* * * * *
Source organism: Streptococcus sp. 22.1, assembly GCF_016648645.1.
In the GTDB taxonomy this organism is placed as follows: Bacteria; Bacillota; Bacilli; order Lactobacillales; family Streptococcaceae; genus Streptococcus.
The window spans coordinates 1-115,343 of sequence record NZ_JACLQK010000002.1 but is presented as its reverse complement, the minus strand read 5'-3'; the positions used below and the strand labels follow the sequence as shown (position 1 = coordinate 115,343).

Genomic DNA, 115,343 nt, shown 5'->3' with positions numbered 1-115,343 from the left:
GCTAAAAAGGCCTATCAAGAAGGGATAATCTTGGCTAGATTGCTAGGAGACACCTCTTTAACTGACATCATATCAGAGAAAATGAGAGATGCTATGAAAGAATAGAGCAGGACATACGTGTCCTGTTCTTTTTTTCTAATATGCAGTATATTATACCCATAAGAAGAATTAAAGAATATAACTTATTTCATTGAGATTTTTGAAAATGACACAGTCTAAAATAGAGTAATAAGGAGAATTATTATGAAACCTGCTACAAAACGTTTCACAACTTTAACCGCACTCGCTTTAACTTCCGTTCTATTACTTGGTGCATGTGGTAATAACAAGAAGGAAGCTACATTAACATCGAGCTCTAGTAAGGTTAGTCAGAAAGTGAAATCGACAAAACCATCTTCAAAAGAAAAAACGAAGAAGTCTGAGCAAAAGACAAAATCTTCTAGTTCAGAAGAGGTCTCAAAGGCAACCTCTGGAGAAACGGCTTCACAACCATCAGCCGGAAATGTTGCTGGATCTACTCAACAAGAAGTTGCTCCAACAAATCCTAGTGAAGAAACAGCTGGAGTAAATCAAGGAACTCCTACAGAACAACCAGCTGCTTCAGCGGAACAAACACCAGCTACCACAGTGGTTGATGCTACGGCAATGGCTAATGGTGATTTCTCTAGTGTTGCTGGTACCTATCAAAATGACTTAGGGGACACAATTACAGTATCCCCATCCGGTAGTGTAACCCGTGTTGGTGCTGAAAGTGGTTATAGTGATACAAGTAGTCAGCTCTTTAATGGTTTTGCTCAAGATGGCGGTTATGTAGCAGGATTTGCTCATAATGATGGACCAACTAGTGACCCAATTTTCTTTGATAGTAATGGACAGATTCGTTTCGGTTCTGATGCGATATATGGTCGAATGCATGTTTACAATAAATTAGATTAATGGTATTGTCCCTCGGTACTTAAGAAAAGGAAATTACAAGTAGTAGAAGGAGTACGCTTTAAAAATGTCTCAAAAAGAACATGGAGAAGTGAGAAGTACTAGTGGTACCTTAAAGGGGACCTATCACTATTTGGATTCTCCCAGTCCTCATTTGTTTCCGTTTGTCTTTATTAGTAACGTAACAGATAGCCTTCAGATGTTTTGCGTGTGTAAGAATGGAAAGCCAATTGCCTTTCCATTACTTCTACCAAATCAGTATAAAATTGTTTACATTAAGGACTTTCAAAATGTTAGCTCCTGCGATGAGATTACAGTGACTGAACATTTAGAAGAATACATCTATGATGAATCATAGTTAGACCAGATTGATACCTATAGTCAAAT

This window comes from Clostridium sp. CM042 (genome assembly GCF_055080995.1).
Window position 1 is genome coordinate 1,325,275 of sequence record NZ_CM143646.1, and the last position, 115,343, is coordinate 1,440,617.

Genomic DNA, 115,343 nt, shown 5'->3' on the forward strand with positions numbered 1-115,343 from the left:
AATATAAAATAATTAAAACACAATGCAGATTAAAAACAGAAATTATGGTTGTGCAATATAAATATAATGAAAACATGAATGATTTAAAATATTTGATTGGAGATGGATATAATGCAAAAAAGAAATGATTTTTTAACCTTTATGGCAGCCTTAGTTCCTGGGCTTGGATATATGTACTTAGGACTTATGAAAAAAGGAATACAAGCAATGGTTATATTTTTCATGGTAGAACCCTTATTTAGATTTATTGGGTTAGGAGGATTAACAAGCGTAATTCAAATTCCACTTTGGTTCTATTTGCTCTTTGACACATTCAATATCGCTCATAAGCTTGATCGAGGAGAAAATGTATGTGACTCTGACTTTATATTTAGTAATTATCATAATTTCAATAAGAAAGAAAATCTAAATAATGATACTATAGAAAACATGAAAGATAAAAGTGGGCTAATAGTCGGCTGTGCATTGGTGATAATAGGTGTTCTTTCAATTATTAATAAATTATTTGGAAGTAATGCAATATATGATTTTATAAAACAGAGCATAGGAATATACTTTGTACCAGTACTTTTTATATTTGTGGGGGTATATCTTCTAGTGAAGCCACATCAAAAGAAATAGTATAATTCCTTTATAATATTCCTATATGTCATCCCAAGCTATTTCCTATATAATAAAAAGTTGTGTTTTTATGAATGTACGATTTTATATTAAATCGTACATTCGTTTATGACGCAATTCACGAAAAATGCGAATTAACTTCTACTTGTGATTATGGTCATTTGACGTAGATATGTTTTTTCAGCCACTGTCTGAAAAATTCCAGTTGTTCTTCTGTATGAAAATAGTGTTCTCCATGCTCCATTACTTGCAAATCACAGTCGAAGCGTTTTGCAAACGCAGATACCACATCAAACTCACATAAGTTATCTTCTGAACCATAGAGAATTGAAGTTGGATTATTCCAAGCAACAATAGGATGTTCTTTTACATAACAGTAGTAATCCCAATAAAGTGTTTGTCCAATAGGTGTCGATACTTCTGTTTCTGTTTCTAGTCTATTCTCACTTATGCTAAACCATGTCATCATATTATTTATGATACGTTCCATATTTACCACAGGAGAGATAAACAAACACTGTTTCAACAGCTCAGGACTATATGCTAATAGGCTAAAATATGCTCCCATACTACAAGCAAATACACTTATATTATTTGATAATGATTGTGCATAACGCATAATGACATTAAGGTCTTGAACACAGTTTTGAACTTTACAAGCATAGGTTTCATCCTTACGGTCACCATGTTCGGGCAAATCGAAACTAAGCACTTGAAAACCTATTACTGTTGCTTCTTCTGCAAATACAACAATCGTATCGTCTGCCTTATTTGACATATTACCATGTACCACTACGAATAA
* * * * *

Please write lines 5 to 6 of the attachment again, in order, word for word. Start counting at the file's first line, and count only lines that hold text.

GCTAAAAAGGCCTATCAAGAAGGGATAATCTTGGCTAGATTGCTAGGAGACACCTCTTTAACTGACATCATATCAGAGAAAATGAGAGATGCTATGAAAGAATAGAGCAGGACATACGTGTCCTGTTCTTTTTTTCTAATATGCAGTATATTATACCCATAAGAAGAATTAAAGAATATAACTTATTTCATTGAGATTTTTGAAAATGACACAGTCTAAAATAGAGTAATAAGGAGAATTATTATGAAACCTGCTACAAAACGTTTCACAACTTTAACCGCACTCGCTTTAACTTCCGTTCTATTACTTGGTGCATGTGGTAATAACAAGAAGGAAGCTACATTAACATCGAGCTCTAGTAAGGTTAGTCAGAAAGTGAAATCGACAAAACCATCTTCAAAAGAAAAAACGAAGAAGTCTGAGCAAAAGACAAAATCTTCTAGTTCAGAAGAGGTCTCAAAGGCAACCTCTGGAGAAACGGCTTCACAACCATCAGCCGGAAATGTTGCTGGATCTACTCAACAAGAAGTTGCTCCAACAAATCCTAGTGAAGAAACAGCTGGAGTAAATCAAGGAACTCCTACAGAACAACCAGCTGCTTCAGCGGAACAAACACCAGCTACCACAGTGGTTGATGCTACGGCAATGGCTAATGGTGATTTCTCTAGTGTTGCTGGTACCTATCAAAATGACTTAGGGGACACAATTACAGTATCCCCATCCGGTAGTGTAACCCGTGTTGGTGCTGAAAGTGGTTATAGTGATACAAGTAGTCAGCTCTTTAATGGTTTTGCTCAAGATGGCGGTTATGTAGCAGGATTTGCTCATAATGATGGACCAACTAGTGACCCAATTTTCTTTGATAGTAATGGACAGATTCGTTTCGGTTCTGATGCGATATATGGTCGAATGCATGTTTACAATAAATTAGATTAATGGTATTGTCCCTCGGTACTTAAGAAAAGGAAATTACAAGTAGTAGAAGGAGTACGCTTTAAAAATGTCTCAAAAAGAACATGGAGAAGTGAGAAGTACTAGTGGTACCTTAAAGGGGACCTATCACTATTTGGATTCTCCCAGTCCTCATTTGTTTCCGTTTGTCTTTATTAGTAACGTAACAGATAGCCTTCAGATGTTTTGCGTGTGTAAGAATGGAAAGCCAATTGCCTTTCCATTACTTCTACCAAATCAGTATAAAATTGTTTACATTAAGGACTTTCAAAATGTTAGCTCCTGCGATGAGATTACAGTGACTGAACATTTAGAAGAATACATCTATGATGAATCATAGTTAGACCAGATTGATACCTATAGTCAAAT

This window comes from Clostridium sp. CM042 (genome assembly GCF_055080995.1).